Last September I went to a conference in Belfast on folk horror. The programme notes mentioned this film as being a key item in the folk horror canon, so I watched it on DVD beforehand. The film features Vincent Price as Matthew Hopkins, the self-styled Witchfinder General. Hopkins is a real historical figure who hunted witches in the chaotic period of the English Civil War. The film presents a lurid version of these events. It is ambiguous (at least initially) as to whether Hopkins is a sincere enemy of witchcraft or self-seeking cynic happily exploiting the superstitions of the gullible to advance himself. I gather Price was a controversial choice for the role but his odd looks and permanently ironic expression work well here. Hopkins is the villain, with Ian Ogilvy playing the protagonist, a Parliamentarian cavalryman who becomes locked in a vendetta with him.

The film was apparently controversial when it first appeared, because the violence it contains is a bit ramped up from the usual Hammer fare. I could imagine the sexual violence being problematic even now (a woman lets herself be debauched by Hopkins in a futile attempt to save her father from him and is later raped by the witch hunter's thuggish assistant). Some of the violence does seem to thrown in for voyeuristic thrills, like the completely ahistorical scene in which one of Hopkins' victims is burned to death (as far as I can make out, witches were always executed by hanging; burning at the stake was the punishment for heretics in Catholic countries and even that brutal method of execution was not used in the ridiculously elaborate manner Hopkins uses).

Yet the violence is not just for seedy thrills, as it can serve to advance the story and show the development (or atavistic regression) of character. The film ends with the cavalryman killing Hopkins (spoilers), but it is not after a brave fight. Instead the cavalryman bursts upon Hopkins and kills him with an axe in a frenzied attack. The film ends with the cavalryman's wife screaming, not because of the torture she was suffering only a few minutes before but at the sight of her husband transformed into a vengeful maniac.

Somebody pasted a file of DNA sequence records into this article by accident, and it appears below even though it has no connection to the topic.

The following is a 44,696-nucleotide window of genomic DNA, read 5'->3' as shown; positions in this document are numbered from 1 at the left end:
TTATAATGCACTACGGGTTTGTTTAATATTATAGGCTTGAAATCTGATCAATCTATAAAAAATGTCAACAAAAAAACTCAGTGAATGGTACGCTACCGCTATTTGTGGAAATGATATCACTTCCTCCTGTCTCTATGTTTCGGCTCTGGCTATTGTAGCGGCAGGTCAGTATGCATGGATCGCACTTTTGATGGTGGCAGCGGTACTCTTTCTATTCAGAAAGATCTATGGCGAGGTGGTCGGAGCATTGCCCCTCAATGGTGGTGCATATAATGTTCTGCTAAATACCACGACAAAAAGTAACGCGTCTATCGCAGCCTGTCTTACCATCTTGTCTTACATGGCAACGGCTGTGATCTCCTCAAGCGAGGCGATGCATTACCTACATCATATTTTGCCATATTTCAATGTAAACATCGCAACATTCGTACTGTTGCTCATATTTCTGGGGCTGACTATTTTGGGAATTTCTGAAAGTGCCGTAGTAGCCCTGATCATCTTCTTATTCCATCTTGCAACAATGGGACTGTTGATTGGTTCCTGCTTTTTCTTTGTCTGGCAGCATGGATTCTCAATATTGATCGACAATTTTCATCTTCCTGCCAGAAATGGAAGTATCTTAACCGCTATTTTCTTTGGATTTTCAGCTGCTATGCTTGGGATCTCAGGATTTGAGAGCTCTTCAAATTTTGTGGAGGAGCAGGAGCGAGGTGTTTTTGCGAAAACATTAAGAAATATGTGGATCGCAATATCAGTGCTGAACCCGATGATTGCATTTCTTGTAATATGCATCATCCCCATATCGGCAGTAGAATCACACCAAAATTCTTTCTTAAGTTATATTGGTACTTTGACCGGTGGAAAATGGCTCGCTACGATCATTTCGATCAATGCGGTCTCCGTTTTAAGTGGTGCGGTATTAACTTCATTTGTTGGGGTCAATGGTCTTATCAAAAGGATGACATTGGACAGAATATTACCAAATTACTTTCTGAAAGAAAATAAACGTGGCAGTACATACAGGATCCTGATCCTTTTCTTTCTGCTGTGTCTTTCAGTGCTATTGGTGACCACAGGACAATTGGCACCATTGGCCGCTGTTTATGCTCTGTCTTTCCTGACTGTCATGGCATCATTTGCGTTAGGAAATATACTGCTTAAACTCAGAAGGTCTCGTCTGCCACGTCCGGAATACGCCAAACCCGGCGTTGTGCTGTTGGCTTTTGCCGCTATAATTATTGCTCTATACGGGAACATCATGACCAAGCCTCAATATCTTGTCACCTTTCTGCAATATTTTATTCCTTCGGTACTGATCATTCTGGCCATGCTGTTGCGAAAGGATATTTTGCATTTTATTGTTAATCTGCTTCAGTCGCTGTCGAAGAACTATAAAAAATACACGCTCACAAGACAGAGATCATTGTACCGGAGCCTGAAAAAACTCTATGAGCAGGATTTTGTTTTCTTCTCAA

Immediately after watching the film I thought it a piece of enjoyable schlock, with Price's over-the-top performance important here. But I have found that it stays in the mind and has a lingering power. For all its schlockiness and willingness to play fast and loose with history, it is a fascinating view into a world where social norms have broken down and people are happy to kill random strangers in order to advance their goals.

I do not know what the real Matthew Hopkins would have made of the film. Although there were rumours that he was murdered by someone related to his victims (as in the film) or even executed as a witch himself after failing one of his tests, it seems that he died of tuberculosis at the young age of 27. In just two years he seems to have had executed some 300 people, mostly women; some researchers estimate these as being some 60% of all the people ever executed for witchcraft in England.

image source (a piece in the Guardian by Alex von Tunzelmann, assessing the film for historical accuracy)

The film's trailer:

Wednesday, January 07, 2015

[record] Steeleye Span "The Best of Steeleye Span"

I have had this album for ages but only ripped it to iTunes recently; Rob Young's Electric Eden has rekindled my interest in all things related to English folk music. The compilation seems to have been released in 1984 and the songs are from between 1970 and 1980. They feature many of the Span's well-known folk rock tunes, like 'All Around My Hat' and 'Gaudete' (tunes that the author of Electric Eden dismisses as inconsequential tat). 'Gaudete' is an a capella tune sung in Latin, with vocal harmonies and stuff. I think it may involve god bothering. You may recall that Alan Partridge plays it in his car once to show off his sound system. After that it is all a bit more electric, with the voices of Maddy Prior and other band members being set against a rock accompaniment. Many of the tunes have Jacobite themes, which probably reflects the nature of the tradition.

One curiosity is the inclusion of a tune called 'Long Lankin', a variant of the same tune played by Alasdair Roberts on his Too Long in this Condition record. The strange thing is that I have had this Span record for what, 20 years, but have never noticed the gruesome lyrics of child murder and torture on this track, while they leaped out at me from the Roberts rendition (which uses a completely different tune and somewhat different words).

This record still leaves me with a slight sense of disappointment. There are some great tunes on it (all the ones mentioned so far, also 'Alison Gross', 'Thomas the Rhymer' and 'Cam Ye O'Er Frae France') but there does seem to be a fair bit of inconsequential filler on it. And it is clearly not the actual best of Steeleye Span, as another record of theirs I have features some truly great tracks not included here (e.g. 'The Boys of Bedlam' & 'Blackleg Miner'). I suspect record company issues.

image source (page on the record, from Mainly Norfolk: English Folk and Other Good Music